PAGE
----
For about 5 years now, there has also been a more intensive preoccupation with the topic of sustainability in cultural policy. In 2017, the Council for Sustainability launched the “Sustainability Fund”, a programme to promote transformative projects on sustainability culture. The Federal Chancellery provided funding of 7.5 million euros for the fund for 4 years. The fund ended in December 2021, during which time several idea competitions were launched on various projects in everyday culture (e.g. food, mobility, building). A total of 89 projects were supported with the money from this fund. The German Cultural Council, the umbrella organisation of German cultural associations, has also put the topic high on its agenda. Supported by the German Council for Sustainable Development and in cooperation with the Bund für Umwelt und Naturschutz Deutschland, it launched a campaign in September 2018 to build a bridge between the sustainability discourse of the natural and environmental sector and cultural policy debates. In 2020, the “Action Network Sustainability in Culture and Media” (https://aktionsnetzwerk- nachhaltigkeit.de) was launched as part of the Summer Academy of the Kulturpolitische Gesellschaft (Society for Cultural Policy). It is the central cross-sectoral contact point for the topic of “operational ecology” in culture and media. The Action Network currently consists of about 30 partners, including municipalities, cultural institutions, cultural associations, research institutions, energy agencies, etc. The Action Network organises climate protection organisations. The action network organises climate workshops, offers further education programmes such as “transformation manager for sustainable culture” and carries out pilot projects. In the spring of 2021, for example, a pilot project entitled “CO2 calculator for Culture” and a few months later “Climate balance for Culture in NRW”, in which 16 cultural institutions in North Rhine-Westphalia are accompanied in the use of the CO2 calculator and in the preparation of climate balances.
The Kulturstiftung des Bundes (KSB) is one of the other actors promoting sustainability in the cultural sector. The KSB itself already participated in the EMAS certification for ecological management in 2012, which obliges institutions to undergo regular environmental audits and to improve their environmental behaviour. In autumn 2020, KSB initiated a pilot project “Climate Balances”, which supported 19 cultural institutions nationwide to draw up a model climate balance of their institutions and to determine their carbon footprint . The KSB has also submitted an open application for a “Zero Fund” with which it wants to support cultural institutions in testing climate-neutral forms of production.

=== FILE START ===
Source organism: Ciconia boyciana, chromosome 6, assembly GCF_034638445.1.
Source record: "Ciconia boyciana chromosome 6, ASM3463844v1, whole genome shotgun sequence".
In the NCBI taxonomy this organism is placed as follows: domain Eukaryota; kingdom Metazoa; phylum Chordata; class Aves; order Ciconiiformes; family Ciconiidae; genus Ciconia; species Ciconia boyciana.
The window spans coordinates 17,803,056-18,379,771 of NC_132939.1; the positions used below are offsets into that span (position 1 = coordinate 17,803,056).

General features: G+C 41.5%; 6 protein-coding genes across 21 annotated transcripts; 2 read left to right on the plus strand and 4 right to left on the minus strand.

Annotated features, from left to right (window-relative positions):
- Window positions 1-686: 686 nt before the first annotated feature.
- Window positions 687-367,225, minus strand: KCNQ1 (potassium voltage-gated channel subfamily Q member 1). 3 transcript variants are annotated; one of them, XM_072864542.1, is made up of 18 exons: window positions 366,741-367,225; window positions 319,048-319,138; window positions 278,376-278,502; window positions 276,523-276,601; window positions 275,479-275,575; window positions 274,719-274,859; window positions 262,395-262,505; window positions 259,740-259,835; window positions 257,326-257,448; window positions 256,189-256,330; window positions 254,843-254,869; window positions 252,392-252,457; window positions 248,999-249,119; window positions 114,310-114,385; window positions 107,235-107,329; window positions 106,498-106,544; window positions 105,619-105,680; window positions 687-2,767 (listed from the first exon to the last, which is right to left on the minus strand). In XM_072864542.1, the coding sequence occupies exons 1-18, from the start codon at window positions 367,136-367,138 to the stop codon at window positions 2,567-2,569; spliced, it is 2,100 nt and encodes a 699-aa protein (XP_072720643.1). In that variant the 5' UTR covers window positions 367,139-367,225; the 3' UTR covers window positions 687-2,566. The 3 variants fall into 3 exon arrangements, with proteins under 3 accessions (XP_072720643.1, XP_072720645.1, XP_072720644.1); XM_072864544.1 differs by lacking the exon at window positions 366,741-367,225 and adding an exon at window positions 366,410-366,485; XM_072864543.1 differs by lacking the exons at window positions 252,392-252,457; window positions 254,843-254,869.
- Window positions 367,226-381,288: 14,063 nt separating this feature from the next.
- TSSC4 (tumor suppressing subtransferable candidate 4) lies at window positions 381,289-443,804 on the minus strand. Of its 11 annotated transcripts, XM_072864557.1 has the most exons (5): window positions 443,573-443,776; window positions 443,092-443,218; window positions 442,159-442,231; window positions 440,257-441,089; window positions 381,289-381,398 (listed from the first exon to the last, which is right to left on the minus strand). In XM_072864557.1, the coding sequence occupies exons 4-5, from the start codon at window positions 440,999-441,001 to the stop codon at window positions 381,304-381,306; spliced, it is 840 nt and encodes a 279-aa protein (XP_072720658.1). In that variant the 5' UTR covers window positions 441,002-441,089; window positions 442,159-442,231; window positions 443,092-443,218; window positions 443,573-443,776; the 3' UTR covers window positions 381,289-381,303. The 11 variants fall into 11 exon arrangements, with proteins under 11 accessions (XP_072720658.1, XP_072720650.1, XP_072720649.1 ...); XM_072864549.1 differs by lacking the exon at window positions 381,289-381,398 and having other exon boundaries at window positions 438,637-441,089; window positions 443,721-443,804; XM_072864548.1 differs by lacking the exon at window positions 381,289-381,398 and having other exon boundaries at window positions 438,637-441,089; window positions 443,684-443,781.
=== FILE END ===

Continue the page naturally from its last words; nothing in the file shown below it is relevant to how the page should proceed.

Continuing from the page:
In 2020, the Federal Government Commissioner for Culture and the Media presented a sustainability report for the first time.
For about two years now, there has also been an intensified discussion about the extent to which the topic of “sustainability” becomes part of the guidelines for funding cultural actors. Numerous research projects on the topic of “culture and sustainability” have also been launched . In addition, several guidelines for cultural events, institutions and organisations have been published in the last two years.
The Coalition Agreement 2021 also provides for the establishment of a “Green Culture” focal point for ecological transformation.
 Tutzinger Manifest (2002), in: Kurt, Hildegard / Wagner, Bernd (Hrsg.), Kultur – Kunst – Nachhaltigkeit. Die Bedeutung von Kultur für das Leitbild Nachhaltige Entwicklung, Bonn / Essen: Kulturpolitische Gesellschaft e.V. / Klartext Verlag (Dokumentation 57), p. 265-267.